We are in the thick of the real estate season and many of you are looking at homes but not quite knowing what to keep an eye out for. Well, today my dear dad has joined us to give some sage, tried and true advice. He gave me a list of things to look for or check out when we were looking to buy our first home. I realized after we put an offer in on our home just how useful this tool was! Be sure to check these boxes before you pay the inspector a couple hundred (non-refundable) dollars to tell you what you could have told yourself.
It’s hard not to get caught up in the charm of an old house, but it’s really important to look at the not-so-pretty things like structure. If your charming house is sitting on top of a crumbling foundation, you’re not going to be happy with your decision to buy the home. Here’s a few things to check out when you’re first looking at the home:
- Are there cracks in the basement floors/walls? If so, there’s probably some settling happening (which is typical), but be sure to ask about the extent of the damage. Mike Holmes has a great article on different types of cracks in basements.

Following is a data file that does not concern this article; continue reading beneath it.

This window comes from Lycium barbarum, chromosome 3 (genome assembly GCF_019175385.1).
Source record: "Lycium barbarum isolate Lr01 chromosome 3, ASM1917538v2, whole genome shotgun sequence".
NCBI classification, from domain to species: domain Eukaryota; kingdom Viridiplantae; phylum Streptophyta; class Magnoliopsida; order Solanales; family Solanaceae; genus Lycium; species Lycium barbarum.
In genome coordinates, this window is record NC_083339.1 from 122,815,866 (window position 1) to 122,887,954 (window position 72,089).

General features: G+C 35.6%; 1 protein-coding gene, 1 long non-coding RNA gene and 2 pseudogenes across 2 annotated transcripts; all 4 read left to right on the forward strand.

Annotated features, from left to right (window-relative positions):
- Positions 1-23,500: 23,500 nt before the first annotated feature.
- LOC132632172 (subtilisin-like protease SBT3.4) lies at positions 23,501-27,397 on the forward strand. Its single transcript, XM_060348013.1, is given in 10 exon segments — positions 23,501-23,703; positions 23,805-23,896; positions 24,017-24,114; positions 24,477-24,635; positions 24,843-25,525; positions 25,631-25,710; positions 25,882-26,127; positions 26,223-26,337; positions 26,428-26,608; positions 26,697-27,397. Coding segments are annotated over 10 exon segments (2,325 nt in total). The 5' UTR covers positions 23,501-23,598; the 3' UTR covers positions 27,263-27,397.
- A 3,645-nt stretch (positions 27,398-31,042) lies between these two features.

- Are there cracks in the interior walls? It could be more settling or a deeper structural issue.
- Does the hardwood floor sag in certain areas? Take a look in the basement below and see what the support beams look like. They might need to be supported by sister joists or replaced.
- Are there lumps or buckles in the floor? This could be a sign that the floors were not properly installed or that there is a moisture problem somewhere.
Doors & Windows
Doors and windows are pretty easily replaced, but it’s always something to take into account concerning budget. Maybe one or two windows would need replaced—no biggie. But if you’re replacing a whole house of windows, you might want to consider that in your budget and your final offer amount.
- What is the condition of windows? Are there some replacements and some old? Odds are that you’ll need to replace them eventually for insulation purposes if they are older.
- Is there any water damage on windows? This could be another sign that window replacement isn’t far off!